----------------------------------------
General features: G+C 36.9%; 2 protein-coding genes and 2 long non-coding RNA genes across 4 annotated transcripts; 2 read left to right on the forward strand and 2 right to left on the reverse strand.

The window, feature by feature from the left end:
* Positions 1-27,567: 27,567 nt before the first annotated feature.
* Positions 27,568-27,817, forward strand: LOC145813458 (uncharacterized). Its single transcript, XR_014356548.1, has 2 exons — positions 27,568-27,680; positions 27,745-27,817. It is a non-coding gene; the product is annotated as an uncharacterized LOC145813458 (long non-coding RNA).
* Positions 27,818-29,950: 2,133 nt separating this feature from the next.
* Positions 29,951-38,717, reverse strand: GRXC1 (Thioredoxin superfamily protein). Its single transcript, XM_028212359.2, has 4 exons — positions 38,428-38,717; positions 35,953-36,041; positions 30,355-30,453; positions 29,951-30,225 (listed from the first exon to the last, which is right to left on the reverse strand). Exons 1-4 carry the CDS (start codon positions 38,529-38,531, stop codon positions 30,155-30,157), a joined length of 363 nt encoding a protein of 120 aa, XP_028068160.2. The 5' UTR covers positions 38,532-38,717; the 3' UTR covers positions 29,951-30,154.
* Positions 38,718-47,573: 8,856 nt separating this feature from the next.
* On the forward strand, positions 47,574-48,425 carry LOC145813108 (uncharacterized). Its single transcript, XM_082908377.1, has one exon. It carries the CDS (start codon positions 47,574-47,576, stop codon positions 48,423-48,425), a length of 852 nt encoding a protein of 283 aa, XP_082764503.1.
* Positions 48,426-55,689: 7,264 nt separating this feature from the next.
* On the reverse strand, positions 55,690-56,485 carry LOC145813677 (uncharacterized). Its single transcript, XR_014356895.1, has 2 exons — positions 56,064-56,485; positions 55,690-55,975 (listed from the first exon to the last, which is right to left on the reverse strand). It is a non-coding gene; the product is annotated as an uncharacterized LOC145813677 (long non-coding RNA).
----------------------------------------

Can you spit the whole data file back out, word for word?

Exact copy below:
General features: G+C 36.9%; 2 protein-coding genes and 2 long non-coding RNA genes across 4 annotated transcripts; 2 read left to right on the forward strand and 2 right to left on the reverse strand.

The window, feature by feature from the left end:
* Positions 1-27,567: 27,567 nt before the first annotated feature.
* Positions 27,568-27,817, forward strand: LOC145813458 (uncharacterized). Its single transcript, XR_014356548.1, has 2 exons — positions 27,568-27,680; positions 27,745-27,817. It is a non-coding gene; the product is annotated as an uncharacterized LOC145813458 (long non-coding RNA).
* Positions 27,818-29,950: 2,133 nt separating this feature from the next.
* Positions 29,951-38,717, reverse strand: GRXC1 (Thioredoxin superfamily protein). Its single transcript, XM_028212359.2, has 4 exons — positions 38,428-38,717; positions 35,953-36,041; positions 30,355-30,453; positions 29,951-30,225 (listed from the first exon to the last, which is right to left on the reverse strand). Exons 1-4 carry the CDS (start codon positions 38,529-38,531, stop codon positions 30,155-30,157), a joined length of 363 nt encoding a protein of 120 aa, XP_028068160.2. The 5' UTR covers positions 38,532-38,717; the 3' UTR covers positions 29,951-30,154.
* Positions 38,718-47,573: 8,856 nt separating this feature from the next.
* On the forward strand, positions 47,574-48,425 carry LOC145813108 (uncharacterized). Its single transcript, XM_082908377.1, has one exon. It carries the CDS (start codon positions 47,574-47,576, stop codon positions 48,423-48,425), a length of 852 nt encoding a protein of 283 aa, XP_082764503.1.
* Positions 48,426-55,689: 7,264 nt separating this feature from the next.
* On the reverse strand, positions 55,690-56,485 carry LOC145813677 (uncharacterized). Its single transcript, XR_014356895.1, has 2 exons — positions 56,064-56,485; positions 55,690-55,975 (listed from the first exon to the last, which is right to left on the reverse strand). It is a non-coding gene; the product is annotated as an uncharacterized LOC145813677 (long non-coding RNA).